A new dawn is emerging in the realm of space exploration and discovery. Ushering in that progress is a new joint NASA, ESA, and CSA space telescope: the James Webb Space Telescope, named after former NASA administrator James E. Webb. Scheduled to launch from the shores of French Guiana in December, it will be the largest and most powerful telescope ever put into space. With a primary mirror covered in gold and measuring 21 feet across, Webb is said to be 100 times more powerful than even the Hubble Space Telescope.
For generations, Hubble Telescope pictures have regaled us with spectacular cosmic landscapes that have allowed us to better understand some of the farthest reaches of our solar system and beyond. And its celestial images have since become iconic. They’ve allowed us a clearer view of space than what was previously possible from below Earth’s atmosphere, which can distort the light traveling from distant stars and planets.
Now, with the help of the James Webb Telescope, we’ll be able to see even further into the corners of the universe. Thought by some to be a replacement for its well-known predecessor, scientists view the new telescope instead as more of a successor, intended to augment and expand upon the discoveries of the Hubble. As their missions overlap, they will jointly provide bewitching views of the cosmos.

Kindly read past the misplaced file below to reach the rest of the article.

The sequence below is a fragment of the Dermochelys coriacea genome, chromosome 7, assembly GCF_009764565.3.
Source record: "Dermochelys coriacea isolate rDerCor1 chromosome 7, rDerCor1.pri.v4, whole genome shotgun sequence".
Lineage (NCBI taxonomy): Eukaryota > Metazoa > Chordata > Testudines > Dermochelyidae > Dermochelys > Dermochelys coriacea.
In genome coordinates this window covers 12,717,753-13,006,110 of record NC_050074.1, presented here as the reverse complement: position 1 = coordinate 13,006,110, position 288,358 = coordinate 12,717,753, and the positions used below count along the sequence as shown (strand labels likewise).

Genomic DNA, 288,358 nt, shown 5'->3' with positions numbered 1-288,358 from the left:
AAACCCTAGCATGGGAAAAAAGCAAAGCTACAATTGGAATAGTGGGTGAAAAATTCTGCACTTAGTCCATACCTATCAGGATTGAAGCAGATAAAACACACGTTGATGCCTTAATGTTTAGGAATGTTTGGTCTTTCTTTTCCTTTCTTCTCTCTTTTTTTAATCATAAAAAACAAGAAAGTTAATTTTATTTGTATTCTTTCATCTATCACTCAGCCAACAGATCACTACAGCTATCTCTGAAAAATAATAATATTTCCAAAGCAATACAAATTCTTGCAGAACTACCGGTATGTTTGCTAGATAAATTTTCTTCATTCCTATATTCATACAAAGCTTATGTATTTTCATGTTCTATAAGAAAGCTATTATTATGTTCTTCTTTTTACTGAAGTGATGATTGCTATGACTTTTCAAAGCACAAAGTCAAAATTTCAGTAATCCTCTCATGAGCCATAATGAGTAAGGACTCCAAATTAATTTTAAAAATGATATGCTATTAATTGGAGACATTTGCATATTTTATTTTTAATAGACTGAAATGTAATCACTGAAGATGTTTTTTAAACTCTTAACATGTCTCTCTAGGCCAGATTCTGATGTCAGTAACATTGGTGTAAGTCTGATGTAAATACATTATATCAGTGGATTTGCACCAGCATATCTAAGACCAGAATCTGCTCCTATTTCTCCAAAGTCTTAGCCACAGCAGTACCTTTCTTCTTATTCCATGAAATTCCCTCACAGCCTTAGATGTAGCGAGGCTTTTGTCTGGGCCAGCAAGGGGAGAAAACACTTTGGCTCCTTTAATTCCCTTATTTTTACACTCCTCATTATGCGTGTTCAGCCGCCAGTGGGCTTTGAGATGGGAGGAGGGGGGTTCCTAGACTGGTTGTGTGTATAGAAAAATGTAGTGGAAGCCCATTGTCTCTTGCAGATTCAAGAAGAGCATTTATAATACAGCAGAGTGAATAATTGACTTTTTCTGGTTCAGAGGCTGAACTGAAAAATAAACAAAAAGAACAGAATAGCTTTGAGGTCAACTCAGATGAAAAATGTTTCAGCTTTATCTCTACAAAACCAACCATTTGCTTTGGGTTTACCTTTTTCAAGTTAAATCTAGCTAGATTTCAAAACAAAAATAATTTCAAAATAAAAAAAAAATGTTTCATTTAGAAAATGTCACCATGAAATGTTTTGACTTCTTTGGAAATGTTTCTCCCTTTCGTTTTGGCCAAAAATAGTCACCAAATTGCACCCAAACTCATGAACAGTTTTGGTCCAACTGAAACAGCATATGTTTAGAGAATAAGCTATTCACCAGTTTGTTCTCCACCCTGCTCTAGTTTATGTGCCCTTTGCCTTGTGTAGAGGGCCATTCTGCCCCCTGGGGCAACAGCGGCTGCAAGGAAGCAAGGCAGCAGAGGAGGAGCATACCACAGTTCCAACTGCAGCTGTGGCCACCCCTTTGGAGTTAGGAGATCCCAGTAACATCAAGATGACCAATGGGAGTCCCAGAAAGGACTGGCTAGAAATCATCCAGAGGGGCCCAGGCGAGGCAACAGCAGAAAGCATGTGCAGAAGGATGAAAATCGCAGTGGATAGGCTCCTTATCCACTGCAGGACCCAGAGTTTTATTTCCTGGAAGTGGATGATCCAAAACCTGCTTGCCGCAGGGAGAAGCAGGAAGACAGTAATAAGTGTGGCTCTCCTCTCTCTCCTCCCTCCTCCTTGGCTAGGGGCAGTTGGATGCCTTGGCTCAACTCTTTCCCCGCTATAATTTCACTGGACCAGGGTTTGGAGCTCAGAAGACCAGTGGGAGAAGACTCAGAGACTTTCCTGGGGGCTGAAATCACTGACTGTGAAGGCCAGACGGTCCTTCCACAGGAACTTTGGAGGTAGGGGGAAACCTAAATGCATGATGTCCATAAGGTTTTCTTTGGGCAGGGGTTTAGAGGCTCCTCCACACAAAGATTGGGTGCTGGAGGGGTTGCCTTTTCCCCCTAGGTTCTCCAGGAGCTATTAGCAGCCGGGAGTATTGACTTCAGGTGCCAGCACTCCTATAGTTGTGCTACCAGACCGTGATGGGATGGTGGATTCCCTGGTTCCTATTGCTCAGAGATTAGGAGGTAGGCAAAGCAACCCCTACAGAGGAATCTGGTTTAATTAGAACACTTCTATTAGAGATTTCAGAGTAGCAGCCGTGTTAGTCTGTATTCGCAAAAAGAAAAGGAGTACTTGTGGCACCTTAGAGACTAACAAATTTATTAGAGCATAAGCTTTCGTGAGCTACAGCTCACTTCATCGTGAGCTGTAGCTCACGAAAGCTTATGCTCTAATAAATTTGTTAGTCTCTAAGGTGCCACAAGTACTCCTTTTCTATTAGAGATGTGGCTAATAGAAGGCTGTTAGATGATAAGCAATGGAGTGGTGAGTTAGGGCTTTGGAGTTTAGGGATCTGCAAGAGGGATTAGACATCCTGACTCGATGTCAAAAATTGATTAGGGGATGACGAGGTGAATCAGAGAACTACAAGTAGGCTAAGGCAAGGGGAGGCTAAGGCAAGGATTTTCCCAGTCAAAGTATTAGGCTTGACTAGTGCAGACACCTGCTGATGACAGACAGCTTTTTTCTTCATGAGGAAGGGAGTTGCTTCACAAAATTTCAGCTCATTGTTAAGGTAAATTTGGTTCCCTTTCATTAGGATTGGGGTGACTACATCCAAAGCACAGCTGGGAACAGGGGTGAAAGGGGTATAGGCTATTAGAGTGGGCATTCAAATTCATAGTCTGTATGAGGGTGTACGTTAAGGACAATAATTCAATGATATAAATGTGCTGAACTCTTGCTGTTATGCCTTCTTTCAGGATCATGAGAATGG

“Will Webb images look as gorgeous as Hubble images?” muses Jane Rigby, a NASA astrophysicist on the James Webb team. “Will we love them not just as scientifically valuable, but are they gonna knock our socks off? I'm pretty sure they are.”
Optimized to see near- and mid-infrared light—unlike the Hubble which can primarily detect light visible to the human eye—Webb will be able to view older and colder objects in space. This also allows it to see through dust, which can often obscure stars and other objects in Hubble images. Located about one million miles from earth—more than four times further away than the moon—the powerful telescope will be able to see light that has been traveling for nearly the entire history of the universe.
Due to its massive size, Webb cannot fit into a rocket fully assembled. As a result, its folding 18-segment mirror and tennis court-sized sun shield will need to be unfurled and set up over a period of six months once it arrives at its destination. If these complicated maneuvers go according to plan, then its first images should arrive by sometime next summer. And, according to Rigby, the first images released to the public “are intended to be jaw-droppingly beautiful, powerful, both visually and scientifically.”
The James Webb Space Telescope is currently scheduled to launch from Guiana Space Centre (aka Europe's Spaceport) on December 18, 2021.